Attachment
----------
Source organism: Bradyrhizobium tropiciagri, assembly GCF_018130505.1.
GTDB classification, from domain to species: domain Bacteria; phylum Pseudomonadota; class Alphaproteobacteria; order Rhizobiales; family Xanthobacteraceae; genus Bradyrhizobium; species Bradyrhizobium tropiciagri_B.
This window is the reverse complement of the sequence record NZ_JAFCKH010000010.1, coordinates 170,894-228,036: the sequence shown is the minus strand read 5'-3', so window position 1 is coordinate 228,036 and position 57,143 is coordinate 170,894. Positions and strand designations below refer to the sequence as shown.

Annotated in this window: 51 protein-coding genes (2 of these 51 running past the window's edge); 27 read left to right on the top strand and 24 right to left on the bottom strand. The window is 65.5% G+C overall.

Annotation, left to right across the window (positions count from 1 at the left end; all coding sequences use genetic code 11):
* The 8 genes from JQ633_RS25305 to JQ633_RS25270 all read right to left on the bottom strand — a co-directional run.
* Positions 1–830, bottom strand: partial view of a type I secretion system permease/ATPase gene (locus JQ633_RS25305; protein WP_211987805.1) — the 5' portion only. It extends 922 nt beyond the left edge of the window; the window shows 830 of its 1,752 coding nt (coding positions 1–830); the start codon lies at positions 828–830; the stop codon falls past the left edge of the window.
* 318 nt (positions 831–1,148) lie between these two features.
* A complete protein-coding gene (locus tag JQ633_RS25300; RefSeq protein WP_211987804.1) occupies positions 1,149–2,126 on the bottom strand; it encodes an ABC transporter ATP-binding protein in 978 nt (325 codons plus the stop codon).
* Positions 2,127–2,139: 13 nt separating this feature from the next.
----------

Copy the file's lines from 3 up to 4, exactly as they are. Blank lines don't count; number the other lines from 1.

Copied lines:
This window is the reverse complement of the sequence record NZ_JAFCKH010000010.1, coordinates 170,894-228,036: the sequence shown is the minus strand read 5'-3', so window position 1 is coordinate 228,036 and position 57,143 is coordinate 170,894. Positions and strand designations below refer to the sequence as shown.

Annotated in this window: 51 protein-coding genes (2 of these 51 running past the window's edge); 27 read left to right on the top strand and 24 right to left on the bottom strand. The window is 65.5% G+C overall.